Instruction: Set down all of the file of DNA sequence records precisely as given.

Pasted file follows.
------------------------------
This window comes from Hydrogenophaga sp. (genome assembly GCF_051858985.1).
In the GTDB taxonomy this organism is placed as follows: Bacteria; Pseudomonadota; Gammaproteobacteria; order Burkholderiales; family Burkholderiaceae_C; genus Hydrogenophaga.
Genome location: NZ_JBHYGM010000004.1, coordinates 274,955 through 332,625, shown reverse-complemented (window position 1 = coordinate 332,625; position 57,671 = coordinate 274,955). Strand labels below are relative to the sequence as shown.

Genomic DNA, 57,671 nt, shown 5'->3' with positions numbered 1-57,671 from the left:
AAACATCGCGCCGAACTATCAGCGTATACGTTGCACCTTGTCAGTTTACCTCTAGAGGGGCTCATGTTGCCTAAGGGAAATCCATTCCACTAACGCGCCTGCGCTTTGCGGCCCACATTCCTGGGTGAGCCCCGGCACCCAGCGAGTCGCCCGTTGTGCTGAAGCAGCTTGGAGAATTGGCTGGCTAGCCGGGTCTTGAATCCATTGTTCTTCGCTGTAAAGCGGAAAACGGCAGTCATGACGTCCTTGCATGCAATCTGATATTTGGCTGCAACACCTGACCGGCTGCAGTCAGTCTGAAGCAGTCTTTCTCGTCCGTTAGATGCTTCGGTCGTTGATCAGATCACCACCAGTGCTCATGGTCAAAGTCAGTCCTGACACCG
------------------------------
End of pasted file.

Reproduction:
This window comes from Hydrogenophaga sp. (genome assembly GCF_051858985.1).
In the GTDB taxonomy this organism is placed as follows: Bacteria; Pseudomonadota; Gammaproteobacteria; order Burkholderiales; family Burkholderiaceae_C; genus Hydrogenophaga.
Genome location: NZ_JBHYGM010000004.1, coordinates 274,955 through 332,625, shown reverse-complemented (window position 1 = coordinate 332,625; position 57,671 = coordinate 274,955). Strand labels below are relative to the sequence as shown.

Genomic DNA, 57,671 nt, shown 5'->3' with positions numbered 1-57,671 from the left:
AAACATCGCGCCGAACTATCAGCGTATACGTTGCACCTTGTCAGTTTACCTCTAGAGGGGCTCATGTTGCCTAAGGGAAATCCATTCCACTAACGCGCCTGCGCTTTGCGGCCCACATTCCTGGGTGAGCCCCGGCACCCAGCGAGTCGCCCGTTGTGCTGAAGCAGCTTGGAGAATTGGCTGGCTAGCCGGGTCTTGAATCCATTGTTCTTCGCTGTAAAGCGGAAAACGGCAGTCATGACGTCCTTGCATGCAATCTGATATTTGGCTGCAACACCTGACCGGCTGCAGTCAGTCTGAAGCAGTCTTTCTCGTCCGTTAGATGCTTCGGTCGTTGATCAGATCACCACCAGTGCTCATGGTCAAAGTCAGTCCTGACACCG